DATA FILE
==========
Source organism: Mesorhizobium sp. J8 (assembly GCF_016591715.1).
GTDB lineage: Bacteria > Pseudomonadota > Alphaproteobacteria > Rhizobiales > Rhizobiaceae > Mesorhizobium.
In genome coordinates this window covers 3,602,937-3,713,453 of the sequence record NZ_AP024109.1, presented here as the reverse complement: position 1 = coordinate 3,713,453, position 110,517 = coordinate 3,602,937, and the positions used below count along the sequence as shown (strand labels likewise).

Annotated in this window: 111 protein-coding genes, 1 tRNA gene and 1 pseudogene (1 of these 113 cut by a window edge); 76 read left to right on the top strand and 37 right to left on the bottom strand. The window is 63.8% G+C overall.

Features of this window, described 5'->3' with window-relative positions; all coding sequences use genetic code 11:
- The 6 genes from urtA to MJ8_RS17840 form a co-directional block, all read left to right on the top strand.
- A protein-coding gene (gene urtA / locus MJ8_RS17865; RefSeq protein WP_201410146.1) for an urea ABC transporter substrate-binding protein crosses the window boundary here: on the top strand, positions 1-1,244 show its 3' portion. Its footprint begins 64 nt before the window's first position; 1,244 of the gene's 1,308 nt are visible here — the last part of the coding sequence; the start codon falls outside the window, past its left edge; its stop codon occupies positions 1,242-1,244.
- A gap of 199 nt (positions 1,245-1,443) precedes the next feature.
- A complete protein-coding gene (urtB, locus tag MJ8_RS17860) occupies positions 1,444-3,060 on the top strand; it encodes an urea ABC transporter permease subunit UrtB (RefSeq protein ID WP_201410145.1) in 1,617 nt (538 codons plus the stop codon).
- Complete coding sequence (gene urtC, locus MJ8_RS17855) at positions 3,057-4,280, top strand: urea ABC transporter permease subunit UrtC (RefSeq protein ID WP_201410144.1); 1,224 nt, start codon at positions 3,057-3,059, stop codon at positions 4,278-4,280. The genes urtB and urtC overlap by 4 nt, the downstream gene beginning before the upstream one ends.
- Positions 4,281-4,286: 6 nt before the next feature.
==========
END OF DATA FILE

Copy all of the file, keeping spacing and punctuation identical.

Source organism: Mesorhizobium sp. J8 (assembly GCF_016591715.1).
GTDB lineage: Bacteria > Pseudomonadota > Alphaproteobacteria > Rhizobiales > Rhizobiaceae > Mesorhizobium.
In genome coordinates this window covers 3,602,937-3,713,453 of the sequence record NZ_AP024109.1, presented here as the reverse complement: position 1 = coordinate 3,713,453, position 110,517 = coordinate 3,602,937, and the positions used below count along the sequence as shown (strand labels likewise).

Annotated in this window: 111 protein-coding genes, 1 tRNA gene and 1 pseudogene (1 of these 113 cut by a window edge); 76 read left to right on the top strand and 37 right to left on the bottom strand. The window is 63.8% G+C overall.

Features of this window, described 5'->3' with window-relative positions; all coding sequences use genetic code 11:
- The 6 genes from urtA to MJ8_RS17840 form a co-directional block, all read left to right on the top strand.
- A protein-coding gene (gene urtA / locus MJ8_RS17865; RefSeq protein WP_201410146.1) for an urea ABC transporter substrate-binding protein crosses the window boundary here: on the top strand, positions 1-1,244 show its 3' portion. Its footprint begins 64 nt before the window's first position; 1,244 of the gene's 1,308 nt are visible here — the last part of the coding sequence; the start codon falls outside the window, past its left edge; its stop codon occupies positions 1,242-1,244.
- A gap of 199 nt (positions 1,245-1,443) precedes the next feature.
- A complete protein-coding gene (urtB, locus tag MJ8_RS17860) occupies positions 1,444-3,060 on the top strand; it encodes an urea ABC transporter permease subunit UrtB (RefSeq protein ID WP_201410145.1) in 1,617 nt (538 codons plus the stop codon).
- Complete coding sequence (gene urtC, locus MJ8_RS17855) at positions 3,057-4,280, top strand: urea ABC transporter permease subunit UrtC (RefSeq protein ID WP_201410144.1); 1,224 nt, start codon at positions 3,057-3,059, stop codon at positions 4,278-4,280. The genes urtB and urtC overlap by 4 nt, the downstream gene beginning before the upstream one ends.
- Positions 4,281-4,286: 6 nt before the next feature.